III Percolation and Random Walks on Graphs
1.4 Conformal invariance and SLE in d = 2
Instead of working on
, we will now work on the triangular lattice
consider site percolation. So every vertex is open (black) with probability
closed (white) with probability 1 − p, independently for different vertices.
Like for Z
, we can show that p = p
be an open simply connected domain in
a Jordan curve.
a, b, c ∈ ∂D
be 3 points labeled in anti-clockwise order. Consider the triangle
= 1 and
. By the Riemann mapping theorem,
there exists a conformal map ϕ : D → T that maps a 7→ A, b 7→ B, c 7→ C.
Moreover, this can be extended to ∂D such that ϕ :
T is a homeomor-
is in the arc
, then it will be mapped to
) on the edge
BC of T .
Focus on the case
. We can again put a triangular lattice inside
with mesh size
. We let
ac ↔ bx
to mean the event that there is an open path
in D joining the arc ac to bx.
Then by RSW (for T), we get that
(ac ↔ bx) ≥ c > 0,
. We might ask what happens when
0. In particular, does
it converge, and what does it converge to?
Cardy, a physicist studying conformal field theories, conjectured that
(ac ↔ bx) = |BX|.
He didn’t really write it this way, but expressed it in terms of hypergeometric
functions. It was Carlesson who expressed it in this form.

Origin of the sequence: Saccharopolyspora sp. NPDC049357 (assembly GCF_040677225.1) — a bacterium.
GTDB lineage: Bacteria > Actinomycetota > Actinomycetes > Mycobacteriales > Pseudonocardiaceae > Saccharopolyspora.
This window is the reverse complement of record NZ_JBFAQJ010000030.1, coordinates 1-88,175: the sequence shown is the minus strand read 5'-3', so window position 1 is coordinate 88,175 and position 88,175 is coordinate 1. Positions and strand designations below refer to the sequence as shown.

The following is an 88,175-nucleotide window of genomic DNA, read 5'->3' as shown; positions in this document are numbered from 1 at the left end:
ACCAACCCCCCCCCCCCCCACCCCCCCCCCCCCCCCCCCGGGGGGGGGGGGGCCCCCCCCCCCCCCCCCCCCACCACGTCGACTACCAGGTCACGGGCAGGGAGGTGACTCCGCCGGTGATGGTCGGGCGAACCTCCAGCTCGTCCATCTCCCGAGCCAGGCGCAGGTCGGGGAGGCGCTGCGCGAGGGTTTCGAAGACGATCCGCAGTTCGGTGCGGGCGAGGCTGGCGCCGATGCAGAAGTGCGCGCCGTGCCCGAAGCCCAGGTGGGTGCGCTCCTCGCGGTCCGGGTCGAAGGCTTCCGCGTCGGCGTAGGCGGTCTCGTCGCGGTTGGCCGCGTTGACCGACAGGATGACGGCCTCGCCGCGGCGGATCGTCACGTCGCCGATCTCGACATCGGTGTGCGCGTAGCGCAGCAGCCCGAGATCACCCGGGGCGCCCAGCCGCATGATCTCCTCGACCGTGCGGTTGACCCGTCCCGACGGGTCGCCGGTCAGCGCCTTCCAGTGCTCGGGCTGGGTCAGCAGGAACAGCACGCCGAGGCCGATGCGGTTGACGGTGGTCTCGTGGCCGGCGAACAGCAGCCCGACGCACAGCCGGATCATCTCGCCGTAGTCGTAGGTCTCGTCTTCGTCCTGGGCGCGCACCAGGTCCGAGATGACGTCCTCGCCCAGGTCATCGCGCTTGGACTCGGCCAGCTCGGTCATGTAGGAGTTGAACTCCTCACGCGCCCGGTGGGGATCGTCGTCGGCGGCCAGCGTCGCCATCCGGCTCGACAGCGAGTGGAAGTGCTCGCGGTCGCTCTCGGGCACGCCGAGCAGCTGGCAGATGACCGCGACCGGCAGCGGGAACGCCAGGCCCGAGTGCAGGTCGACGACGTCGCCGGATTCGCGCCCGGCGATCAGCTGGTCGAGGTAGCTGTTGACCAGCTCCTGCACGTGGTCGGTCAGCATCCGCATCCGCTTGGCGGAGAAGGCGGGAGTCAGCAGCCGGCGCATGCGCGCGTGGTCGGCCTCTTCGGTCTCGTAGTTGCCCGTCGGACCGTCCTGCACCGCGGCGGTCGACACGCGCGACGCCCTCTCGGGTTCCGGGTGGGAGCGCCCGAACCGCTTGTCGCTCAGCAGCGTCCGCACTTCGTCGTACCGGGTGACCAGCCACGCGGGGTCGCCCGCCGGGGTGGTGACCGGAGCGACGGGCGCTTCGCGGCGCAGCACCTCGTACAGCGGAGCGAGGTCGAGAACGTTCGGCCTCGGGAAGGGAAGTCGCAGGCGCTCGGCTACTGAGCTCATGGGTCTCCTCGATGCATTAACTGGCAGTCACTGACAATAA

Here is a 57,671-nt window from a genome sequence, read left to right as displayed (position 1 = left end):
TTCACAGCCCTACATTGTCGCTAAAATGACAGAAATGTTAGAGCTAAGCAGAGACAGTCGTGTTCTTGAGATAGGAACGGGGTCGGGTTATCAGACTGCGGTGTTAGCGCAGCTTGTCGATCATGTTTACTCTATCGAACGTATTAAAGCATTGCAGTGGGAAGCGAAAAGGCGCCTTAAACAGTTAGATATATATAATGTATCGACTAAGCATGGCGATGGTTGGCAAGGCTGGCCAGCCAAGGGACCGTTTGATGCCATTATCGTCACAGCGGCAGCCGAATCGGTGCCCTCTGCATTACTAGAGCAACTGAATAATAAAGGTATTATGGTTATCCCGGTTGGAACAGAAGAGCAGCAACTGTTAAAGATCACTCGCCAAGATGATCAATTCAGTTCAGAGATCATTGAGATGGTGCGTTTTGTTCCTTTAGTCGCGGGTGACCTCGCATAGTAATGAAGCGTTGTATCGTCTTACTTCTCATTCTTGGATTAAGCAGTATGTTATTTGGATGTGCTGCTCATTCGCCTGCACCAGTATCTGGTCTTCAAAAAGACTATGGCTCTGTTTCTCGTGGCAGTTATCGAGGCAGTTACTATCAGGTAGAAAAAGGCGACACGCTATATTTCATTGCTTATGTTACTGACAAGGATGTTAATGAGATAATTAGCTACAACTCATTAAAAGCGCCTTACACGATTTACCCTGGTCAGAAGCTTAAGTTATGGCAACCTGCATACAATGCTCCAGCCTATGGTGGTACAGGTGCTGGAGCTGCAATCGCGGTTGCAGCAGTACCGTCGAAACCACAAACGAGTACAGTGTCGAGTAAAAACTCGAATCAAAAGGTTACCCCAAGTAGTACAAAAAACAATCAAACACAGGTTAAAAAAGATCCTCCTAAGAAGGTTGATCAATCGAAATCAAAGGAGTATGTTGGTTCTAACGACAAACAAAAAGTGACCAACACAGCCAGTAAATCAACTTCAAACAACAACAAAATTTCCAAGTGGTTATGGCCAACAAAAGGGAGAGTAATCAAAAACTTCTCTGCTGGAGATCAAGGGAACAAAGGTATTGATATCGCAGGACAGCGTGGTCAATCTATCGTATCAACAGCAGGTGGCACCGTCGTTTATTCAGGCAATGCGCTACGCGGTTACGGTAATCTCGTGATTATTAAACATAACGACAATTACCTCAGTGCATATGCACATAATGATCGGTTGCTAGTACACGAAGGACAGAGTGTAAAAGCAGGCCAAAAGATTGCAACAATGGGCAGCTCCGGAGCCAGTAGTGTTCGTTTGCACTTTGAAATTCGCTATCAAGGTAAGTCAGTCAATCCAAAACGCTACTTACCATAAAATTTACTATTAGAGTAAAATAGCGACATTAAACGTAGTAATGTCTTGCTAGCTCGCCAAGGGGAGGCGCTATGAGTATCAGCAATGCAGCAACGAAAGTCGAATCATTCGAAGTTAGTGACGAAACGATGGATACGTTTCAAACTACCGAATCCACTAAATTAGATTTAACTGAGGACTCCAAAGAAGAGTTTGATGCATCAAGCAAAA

In 2001, Smirnov proved this conjecture.
, a, b, c, d
) and (Ω
) are con-
formally equivalent. Then
P(ac ↔ bd in Ω) = P(a
This says percolation at criticality on the triangular lattice is conformally
We may also take the dual of the triangular lattice, which is the hexagonal
lattice. Colour a hexagon black if the center is black, and similarly for whites.
Suppose we impose the boundary condition on the upper half plane that the
hexagons are black when x > 0, y = 0, and white when x < 0, y = 0.
Starting at (
) = (0
0), we explore the interface between the black and
white by always keeping a black to our right and white on our right. We can
again take the limit
0. What is this exploration path going to look like in
the limit δ → 0? It turns out this is an SLE(6) curve.
To prove this, we use the fact that the exploration curve satisfies the locality
property, namely that if we want to know where we will be in the next step, we
only need to know where we currently are.